Empower Delivery’s software includes the customer journey (native first-party ordering, 3rd-party aggregation, loyalty, personalization, customization), the driver journey (assignments, batching, routing and payments), the product journey (ingredients to meals), and kitchen operations (inventory to prep). It is the only system that holistically combines all of these pieces to enable each function of the software to affect the other functions. Meaning – if inventory says we are out of prepped carrots on the line, the consumer experience is different until the carrots are replenished. Or, if the pizza station is flooded with demand, the sauté station focuses on different orders. Food is not cooked until all items in the order can be assembled and the driver is identified. This holistic approach reduces latency in the system – maximizing station, cook and driver utilization – which in turn reduces costs and increases revenue.

Empower Delivery recognizes that the consumer demand for delivery is only going to grow – but that there has to be a better way to serve that demand. The Empower Delivery solution improves outcomes for restaurateurs, consumers, restaurant workers, and drivers alike.

What types of restaurants are likely to benefit most from Empower Delivery? Will restaurants be able to quantify the benefits in terms of faster delivery time, cost savings, increased customer satisfaction and loyalty or other metrics that matter?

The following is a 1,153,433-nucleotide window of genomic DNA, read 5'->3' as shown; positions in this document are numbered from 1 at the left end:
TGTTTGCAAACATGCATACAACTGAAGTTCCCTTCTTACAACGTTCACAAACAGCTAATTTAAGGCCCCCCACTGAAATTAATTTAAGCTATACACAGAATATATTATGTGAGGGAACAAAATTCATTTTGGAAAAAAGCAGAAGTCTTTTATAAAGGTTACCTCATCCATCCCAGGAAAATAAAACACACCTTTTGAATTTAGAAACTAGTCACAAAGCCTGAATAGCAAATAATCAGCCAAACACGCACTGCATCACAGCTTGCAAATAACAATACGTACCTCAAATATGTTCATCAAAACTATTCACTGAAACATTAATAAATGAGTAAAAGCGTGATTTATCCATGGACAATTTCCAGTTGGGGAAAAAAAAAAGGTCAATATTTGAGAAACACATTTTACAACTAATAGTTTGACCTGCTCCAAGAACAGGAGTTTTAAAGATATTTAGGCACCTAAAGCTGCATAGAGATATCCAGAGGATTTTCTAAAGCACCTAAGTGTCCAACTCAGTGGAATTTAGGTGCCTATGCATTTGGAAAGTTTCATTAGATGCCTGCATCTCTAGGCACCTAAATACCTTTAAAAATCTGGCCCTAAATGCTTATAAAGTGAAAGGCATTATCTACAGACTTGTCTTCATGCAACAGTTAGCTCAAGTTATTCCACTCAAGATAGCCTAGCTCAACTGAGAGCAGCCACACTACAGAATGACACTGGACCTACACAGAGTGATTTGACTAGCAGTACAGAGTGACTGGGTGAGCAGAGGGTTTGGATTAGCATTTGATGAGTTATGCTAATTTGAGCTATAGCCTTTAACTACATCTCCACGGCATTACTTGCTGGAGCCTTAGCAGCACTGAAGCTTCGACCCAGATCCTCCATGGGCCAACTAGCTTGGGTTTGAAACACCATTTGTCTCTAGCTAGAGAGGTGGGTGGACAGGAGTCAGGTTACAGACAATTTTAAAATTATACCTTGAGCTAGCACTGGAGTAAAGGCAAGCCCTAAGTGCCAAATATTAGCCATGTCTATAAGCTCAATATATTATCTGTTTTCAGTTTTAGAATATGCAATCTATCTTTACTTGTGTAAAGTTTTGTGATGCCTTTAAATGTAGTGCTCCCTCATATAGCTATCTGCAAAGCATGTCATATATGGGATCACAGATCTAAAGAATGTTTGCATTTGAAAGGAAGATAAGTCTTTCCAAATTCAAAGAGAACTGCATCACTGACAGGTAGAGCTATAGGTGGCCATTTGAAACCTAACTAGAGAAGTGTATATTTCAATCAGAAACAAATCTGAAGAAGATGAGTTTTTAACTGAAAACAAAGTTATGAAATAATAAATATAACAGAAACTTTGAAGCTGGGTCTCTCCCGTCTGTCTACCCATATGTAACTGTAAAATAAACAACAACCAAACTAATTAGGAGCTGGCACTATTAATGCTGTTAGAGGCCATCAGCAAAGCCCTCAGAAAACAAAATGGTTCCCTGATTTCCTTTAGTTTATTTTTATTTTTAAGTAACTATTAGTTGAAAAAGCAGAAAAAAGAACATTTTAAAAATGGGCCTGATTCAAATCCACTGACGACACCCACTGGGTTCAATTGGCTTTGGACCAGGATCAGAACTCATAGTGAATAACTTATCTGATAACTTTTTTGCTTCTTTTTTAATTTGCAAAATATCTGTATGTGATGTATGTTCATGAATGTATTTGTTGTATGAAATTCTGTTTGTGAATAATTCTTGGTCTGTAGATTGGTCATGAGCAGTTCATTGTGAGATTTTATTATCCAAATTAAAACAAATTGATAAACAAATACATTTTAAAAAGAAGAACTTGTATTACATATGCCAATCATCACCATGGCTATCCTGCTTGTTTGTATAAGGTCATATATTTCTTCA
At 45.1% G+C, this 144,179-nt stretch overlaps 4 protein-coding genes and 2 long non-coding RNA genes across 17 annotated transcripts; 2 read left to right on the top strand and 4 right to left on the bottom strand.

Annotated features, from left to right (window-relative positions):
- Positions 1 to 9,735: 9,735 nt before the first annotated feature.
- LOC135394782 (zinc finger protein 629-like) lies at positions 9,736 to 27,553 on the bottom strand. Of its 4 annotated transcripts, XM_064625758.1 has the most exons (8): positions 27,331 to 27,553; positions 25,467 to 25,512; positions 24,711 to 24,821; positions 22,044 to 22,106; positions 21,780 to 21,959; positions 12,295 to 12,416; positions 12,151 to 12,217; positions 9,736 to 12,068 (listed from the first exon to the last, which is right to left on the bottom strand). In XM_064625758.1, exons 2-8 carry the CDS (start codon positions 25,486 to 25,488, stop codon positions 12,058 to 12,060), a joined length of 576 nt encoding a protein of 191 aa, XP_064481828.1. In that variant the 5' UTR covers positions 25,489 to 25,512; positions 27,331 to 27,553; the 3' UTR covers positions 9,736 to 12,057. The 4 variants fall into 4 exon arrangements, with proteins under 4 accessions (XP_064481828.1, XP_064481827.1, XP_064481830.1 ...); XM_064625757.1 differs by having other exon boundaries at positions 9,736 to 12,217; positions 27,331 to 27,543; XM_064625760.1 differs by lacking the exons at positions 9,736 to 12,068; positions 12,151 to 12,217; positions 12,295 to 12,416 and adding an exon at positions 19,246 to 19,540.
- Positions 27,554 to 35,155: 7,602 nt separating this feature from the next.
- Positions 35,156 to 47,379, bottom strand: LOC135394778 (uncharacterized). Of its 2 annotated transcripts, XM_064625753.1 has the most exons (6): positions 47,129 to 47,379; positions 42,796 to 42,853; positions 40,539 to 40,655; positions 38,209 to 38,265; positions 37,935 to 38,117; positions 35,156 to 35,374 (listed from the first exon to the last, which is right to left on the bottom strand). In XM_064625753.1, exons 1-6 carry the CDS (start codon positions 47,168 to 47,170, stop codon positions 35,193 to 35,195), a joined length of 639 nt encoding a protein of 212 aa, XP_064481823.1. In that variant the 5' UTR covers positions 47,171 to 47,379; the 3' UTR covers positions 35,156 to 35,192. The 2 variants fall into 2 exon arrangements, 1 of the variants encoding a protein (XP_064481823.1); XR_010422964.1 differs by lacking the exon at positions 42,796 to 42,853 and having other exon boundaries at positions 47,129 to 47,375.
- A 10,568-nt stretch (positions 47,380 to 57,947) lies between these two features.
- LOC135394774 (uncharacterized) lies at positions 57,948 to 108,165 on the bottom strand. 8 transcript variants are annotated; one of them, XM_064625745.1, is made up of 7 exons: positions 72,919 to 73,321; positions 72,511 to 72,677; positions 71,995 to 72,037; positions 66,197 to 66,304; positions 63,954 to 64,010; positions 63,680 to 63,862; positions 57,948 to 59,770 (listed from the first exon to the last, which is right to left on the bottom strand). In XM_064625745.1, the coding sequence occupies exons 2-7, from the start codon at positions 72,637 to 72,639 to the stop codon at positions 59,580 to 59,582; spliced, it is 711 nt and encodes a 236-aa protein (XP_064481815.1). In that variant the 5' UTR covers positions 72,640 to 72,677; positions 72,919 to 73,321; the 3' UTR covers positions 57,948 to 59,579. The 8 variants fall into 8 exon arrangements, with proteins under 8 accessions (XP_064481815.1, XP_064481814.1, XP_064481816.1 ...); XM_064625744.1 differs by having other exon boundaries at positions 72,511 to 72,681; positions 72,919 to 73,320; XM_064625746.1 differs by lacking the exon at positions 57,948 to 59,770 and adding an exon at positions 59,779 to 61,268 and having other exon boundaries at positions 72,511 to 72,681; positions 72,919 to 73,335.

Delivery-centric restaurants will benefit most from Empower Delivery. These restaurants currently have no real solution to run their businesses. Instead, they are trying to stitch together software meant for on-premise applications or incremental delivery volume. Empower Delivery gives these restaurants the tools they need to efficiently, effectively and profitably serve off-premise demand.

How long will it take for a new restaurant to get up and running with Empower Delivery? What is the pricing model? Is there a setup fee?

An existing delivery-centric restaurant can change over to Empower Delivery in a few weeks. There is a set-up fee associated with the consultative implementation of the system, and the software is priced as a SaaS (software as a service) with a small usage fee.

What is the cost to consumers and how does it compare to other food delivery options?